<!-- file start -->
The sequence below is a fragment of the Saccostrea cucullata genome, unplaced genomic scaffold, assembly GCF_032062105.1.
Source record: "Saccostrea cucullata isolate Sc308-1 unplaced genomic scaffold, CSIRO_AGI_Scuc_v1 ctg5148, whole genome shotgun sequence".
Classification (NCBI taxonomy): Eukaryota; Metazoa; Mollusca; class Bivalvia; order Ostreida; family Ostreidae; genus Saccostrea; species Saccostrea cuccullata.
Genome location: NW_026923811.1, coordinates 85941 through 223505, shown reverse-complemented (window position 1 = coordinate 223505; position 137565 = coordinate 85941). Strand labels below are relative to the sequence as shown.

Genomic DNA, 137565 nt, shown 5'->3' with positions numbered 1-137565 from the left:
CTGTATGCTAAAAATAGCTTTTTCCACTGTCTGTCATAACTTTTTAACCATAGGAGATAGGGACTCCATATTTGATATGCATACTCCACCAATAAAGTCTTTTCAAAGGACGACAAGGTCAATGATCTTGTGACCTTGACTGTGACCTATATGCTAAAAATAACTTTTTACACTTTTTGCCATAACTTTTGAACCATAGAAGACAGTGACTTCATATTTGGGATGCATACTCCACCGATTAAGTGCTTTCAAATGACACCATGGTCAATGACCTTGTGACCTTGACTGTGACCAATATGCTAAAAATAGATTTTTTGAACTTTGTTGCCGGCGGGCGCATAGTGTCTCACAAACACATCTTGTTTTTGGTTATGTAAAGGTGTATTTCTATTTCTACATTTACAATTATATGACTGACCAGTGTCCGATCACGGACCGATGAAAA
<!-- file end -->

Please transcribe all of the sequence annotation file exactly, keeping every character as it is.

The sequence below is a fragment of the Saccostrea cucullata genome, unplaced genomic scaffold, assembly GCF_032062105.1.
Source record: "Saccostrea cucullata isolate Sc308-1 unplaced genomic scaffold, CSIRO_AGI_Scuc_v1 ctg5148, whole genome shotgun sequence".
Classification (NCBI taxonomy): Eukaryota; Metazoa; Mollusca; class Bivalvia; order Ostreida; family Ostreidae; genus Saccostrea; species Saccostrea cuccullata.
Genome location: NW_026923811.1, coordinates 85941 through 223505, shown reverse-complemented (window position 1 = coordinate 223505; position 137565 = coordinate 85941). Strand labels below are relative to the sequence as shown.

Genomic DNA, 137565 nt, shown 5'->3' with positions numbered 1-137565 from the left:
CTGTATGCTAAAAATAGCTTTTTCCACTGTCTGTCATAACTTTTTAACCATAGGAGATAGGGACTCCATATTTGATATGCATACTCCACCAATAAAGTCTTTTCAAAGGACGACAAGGTCAATGATCTTGTGACCTTGACTGTGACCTATATGCTAAAAATAACTTTTTACACTTTTTGCCATAACTTTTGAACCATAGAAGACAGTGACTTCATATTTGGGATGCATACTCCACCGATTAAGTGCTTTCAAATGACACCATGGTCAATGACCTTGTGACCTTGACTGTGACCAATATGCTAAAAATAGATTTTTTGAACTTTGTTGCCGGCGGGCGCATAGTGTCTCACAAACACATCTTGTTTTTGGTTATGTAAAGGTGTATTTCTATTTCTACATTTACAATTATATGACTGACCAGTGTCCGATCACGGACCGATGAAAA